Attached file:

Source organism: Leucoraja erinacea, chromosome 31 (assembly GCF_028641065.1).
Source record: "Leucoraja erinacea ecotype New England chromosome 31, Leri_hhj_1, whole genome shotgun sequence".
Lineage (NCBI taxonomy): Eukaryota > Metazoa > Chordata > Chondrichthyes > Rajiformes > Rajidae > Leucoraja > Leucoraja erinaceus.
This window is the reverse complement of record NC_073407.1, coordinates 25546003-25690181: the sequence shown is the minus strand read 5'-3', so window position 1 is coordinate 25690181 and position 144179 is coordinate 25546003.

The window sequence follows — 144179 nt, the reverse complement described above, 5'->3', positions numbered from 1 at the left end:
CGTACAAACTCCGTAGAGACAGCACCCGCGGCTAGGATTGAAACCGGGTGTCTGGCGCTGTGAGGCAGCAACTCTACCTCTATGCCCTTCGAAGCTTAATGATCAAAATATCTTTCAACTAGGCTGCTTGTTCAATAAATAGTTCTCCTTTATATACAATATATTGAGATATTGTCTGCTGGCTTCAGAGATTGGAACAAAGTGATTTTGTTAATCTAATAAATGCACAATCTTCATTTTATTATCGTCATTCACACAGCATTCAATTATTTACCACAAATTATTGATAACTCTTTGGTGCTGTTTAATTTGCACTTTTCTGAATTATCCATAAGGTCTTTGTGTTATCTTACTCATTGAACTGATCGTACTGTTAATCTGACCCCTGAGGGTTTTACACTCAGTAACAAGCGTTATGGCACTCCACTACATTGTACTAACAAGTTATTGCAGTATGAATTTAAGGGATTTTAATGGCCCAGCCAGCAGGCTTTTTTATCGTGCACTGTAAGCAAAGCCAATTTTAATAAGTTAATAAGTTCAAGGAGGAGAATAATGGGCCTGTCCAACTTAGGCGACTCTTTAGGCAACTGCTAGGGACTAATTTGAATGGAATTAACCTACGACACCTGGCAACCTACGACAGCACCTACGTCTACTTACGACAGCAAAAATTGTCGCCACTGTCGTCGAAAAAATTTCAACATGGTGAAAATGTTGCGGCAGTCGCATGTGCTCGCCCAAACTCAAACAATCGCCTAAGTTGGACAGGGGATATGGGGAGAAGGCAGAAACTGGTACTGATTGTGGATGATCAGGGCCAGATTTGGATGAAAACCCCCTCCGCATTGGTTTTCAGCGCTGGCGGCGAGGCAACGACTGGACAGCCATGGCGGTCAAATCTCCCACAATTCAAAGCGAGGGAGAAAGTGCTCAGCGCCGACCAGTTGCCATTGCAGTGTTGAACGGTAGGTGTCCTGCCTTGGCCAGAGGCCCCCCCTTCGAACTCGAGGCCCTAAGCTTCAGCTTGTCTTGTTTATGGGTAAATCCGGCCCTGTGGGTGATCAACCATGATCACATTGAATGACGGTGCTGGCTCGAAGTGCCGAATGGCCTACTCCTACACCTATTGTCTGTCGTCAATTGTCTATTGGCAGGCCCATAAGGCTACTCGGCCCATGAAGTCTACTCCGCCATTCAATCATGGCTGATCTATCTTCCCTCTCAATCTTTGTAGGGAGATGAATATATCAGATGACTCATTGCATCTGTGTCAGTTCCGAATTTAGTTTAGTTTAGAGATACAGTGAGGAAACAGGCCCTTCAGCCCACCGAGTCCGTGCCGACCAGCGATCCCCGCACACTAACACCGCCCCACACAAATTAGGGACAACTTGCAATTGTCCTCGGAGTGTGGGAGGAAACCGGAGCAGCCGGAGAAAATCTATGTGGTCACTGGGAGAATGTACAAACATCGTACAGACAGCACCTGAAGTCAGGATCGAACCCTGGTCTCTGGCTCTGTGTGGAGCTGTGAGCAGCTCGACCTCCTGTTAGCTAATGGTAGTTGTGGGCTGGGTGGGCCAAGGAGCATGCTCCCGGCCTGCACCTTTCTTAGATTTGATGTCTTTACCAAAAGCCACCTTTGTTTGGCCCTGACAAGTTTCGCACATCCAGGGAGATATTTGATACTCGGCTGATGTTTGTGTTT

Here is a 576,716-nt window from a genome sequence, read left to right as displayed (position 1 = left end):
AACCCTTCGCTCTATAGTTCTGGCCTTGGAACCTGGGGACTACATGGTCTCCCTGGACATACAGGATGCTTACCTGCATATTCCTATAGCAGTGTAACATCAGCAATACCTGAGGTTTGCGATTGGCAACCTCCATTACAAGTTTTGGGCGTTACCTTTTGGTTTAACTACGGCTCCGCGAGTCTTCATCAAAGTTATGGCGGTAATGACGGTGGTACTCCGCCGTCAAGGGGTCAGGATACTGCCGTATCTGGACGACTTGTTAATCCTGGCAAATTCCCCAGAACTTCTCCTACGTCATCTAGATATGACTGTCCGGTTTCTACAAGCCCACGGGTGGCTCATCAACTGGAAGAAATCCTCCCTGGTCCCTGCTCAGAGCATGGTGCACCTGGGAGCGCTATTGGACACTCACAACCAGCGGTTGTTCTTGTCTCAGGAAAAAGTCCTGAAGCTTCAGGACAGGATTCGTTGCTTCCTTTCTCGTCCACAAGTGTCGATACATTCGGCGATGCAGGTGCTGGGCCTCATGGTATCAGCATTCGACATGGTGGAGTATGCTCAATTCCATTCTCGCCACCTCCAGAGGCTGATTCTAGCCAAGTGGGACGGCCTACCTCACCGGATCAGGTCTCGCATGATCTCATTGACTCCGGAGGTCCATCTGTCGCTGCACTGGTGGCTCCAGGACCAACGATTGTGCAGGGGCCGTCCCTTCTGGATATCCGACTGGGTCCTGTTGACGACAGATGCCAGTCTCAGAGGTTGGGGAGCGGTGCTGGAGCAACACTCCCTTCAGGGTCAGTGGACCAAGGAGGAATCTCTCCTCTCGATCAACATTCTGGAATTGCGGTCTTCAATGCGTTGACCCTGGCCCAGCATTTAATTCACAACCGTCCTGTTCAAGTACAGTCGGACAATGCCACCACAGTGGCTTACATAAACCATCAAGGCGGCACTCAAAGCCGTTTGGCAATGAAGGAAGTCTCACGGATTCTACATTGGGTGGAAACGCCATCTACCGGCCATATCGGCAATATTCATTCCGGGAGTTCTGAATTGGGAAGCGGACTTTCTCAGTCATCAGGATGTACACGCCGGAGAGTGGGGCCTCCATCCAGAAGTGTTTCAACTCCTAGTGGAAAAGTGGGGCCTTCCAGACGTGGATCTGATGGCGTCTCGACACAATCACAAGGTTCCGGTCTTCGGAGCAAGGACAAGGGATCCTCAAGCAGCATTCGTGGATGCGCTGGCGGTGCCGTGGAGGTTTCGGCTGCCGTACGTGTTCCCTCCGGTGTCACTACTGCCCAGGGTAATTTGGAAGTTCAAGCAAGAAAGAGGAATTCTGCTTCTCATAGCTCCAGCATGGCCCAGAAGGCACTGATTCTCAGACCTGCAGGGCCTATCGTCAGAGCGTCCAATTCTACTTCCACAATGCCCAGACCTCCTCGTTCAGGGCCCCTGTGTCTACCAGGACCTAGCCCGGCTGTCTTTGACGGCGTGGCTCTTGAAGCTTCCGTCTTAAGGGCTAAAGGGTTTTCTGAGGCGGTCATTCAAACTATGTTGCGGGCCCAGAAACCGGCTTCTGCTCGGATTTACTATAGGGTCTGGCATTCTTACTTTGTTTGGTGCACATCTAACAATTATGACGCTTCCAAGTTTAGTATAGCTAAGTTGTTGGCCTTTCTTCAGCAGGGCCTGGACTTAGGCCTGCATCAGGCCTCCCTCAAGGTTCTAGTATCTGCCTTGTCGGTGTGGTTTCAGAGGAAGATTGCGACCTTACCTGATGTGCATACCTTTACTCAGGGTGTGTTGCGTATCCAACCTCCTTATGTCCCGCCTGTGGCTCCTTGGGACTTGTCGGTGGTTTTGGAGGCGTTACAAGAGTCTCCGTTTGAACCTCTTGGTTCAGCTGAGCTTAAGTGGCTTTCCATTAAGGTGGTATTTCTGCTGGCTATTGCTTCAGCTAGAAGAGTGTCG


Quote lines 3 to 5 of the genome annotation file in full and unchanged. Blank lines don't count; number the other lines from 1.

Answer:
Lineage (NCBI taxonomy): Eukaryota > Metazoa > Chordata > Chondrichthyes > Rajiformes > Rajidae > Leucoraja > Leucoraja erinaceus.
This window is the reverse complement of record NC_073407.1, coordinates 25546003-25690181: the sequence shown is the minus strand read 5'-3', so window position 1 is coordinate 25690181 and position 144179 is coordinate 25546003.

The window sequence follows — 144179 nt, the reverse complement described above, 5'->3', positions numbered from 1 at the left end: